CapeTown links low-cost domestic manufacture to eight-fold cycle commute ambition

Cape Town has published a draft strategy within which it proposes to bring about a cycling revolution with the creation of both low-cost local bike manufacture and a new bike share scheme.

At present, the average citizen in the South African coastal city spends up to 45% of their income on transport, significantly more than the global average of closer to 10%.

This disparity, says city committee member for transport Brett Herron, presents an opportunity for a drastic shift in modal share toward cheaper means of transport, primarily cycling.

He said: “The available cycling data indicates that approximately 1% of all trips in Cape Town are made by bicycle. In addition, despite the popularity of recreational cycling and participation in cycling events like the annual Cape Town Cycle Tour, the uptake of utility cycling remained stagnant for the past decade.

“These surveys confirm that commuters either do or will cycle, but that the majority of residents cannot afford bicycles. Given the fact that low-income transport users in Cape Town spend up to 45% of their monthly household income on transport, while the international norm is between 5% and 10%, cycling is an affordable alternative – provided that we improve access to bicycles in these communities.

“‘Ironically, some of these challenges provide us with a golden opportunity for growing our local economy, should we succeed in cultivating a cycling culture. For example, we want to explore the possibility of establishing a bicycle manufacturing plant in Cape Town that can build and provide low-cost bicycles for low-income households. Such an investment and a bike-share system will lead to job creation – but then we need our residents to take to the streets and to start a cycling revolution.”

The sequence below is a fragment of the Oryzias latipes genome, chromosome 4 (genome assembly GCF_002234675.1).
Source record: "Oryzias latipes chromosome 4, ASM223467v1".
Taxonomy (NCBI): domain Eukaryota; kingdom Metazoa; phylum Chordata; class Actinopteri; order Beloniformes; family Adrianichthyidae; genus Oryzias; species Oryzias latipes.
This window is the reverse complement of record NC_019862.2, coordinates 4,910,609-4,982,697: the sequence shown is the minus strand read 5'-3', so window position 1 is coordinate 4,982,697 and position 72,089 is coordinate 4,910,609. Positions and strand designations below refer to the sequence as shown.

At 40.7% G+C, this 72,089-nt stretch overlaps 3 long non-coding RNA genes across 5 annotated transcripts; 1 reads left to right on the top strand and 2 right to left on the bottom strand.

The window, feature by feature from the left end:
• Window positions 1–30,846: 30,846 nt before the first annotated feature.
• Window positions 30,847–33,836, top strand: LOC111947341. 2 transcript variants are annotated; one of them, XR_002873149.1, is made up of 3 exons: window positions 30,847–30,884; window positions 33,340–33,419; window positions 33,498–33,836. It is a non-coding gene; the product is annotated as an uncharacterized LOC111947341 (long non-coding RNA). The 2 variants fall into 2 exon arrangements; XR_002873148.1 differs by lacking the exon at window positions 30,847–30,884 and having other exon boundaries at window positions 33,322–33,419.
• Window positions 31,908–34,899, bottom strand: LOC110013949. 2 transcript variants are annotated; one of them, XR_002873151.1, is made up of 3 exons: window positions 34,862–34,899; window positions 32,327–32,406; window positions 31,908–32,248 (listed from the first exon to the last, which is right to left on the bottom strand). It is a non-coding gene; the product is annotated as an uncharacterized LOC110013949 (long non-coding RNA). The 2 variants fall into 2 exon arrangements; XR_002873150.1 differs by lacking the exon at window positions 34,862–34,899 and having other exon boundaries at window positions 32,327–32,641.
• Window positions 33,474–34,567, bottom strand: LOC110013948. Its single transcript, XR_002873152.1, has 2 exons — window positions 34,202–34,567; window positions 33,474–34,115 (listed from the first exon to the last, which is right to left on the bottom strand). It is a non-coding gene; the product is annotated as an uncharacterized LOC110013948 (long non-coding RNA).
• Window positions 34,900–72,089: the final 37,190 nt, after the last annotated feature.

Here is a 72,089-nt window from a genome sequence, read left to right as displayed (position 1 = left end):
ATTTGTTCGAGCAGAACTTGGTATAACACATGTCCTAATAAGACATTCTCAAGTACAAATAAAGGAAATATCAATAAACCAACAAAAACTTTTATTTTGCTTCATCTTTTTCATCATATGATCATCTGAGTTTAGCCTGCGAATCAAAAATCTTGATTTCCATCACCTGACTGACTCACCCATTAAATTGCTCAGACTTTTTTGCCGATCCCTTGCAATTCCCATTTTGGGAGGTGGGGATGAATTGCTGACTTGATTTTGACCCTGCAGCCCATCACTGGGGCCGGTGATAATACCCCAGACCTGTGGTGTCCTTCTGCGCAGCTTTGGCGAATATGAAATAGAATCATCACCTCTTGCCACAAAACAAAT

Having invested in cycling infrastructure, in part in a bid to bolster its tourism, locals and visitors are to benefit from a further 160 kilometres of cycle paths laid down by the spring of this year. The city already has around 450 kilometres of cycle path.

Despite the generous provision for cycling, official figures show that cycling has just a 1% modal share during the morning rush hour, something which the city wants to increase eight fold by 2030. The lanes do however prove popular for leisure cycling.

Herron has further encouraged employers to begin to provide lockers, changing rooms and showers for staff. As is largely the case elsewhere around the globe, motorists are to be encouraged to share the road where cycle infrastructure is unavailable.

The draft strategy is open for public comment until February 21.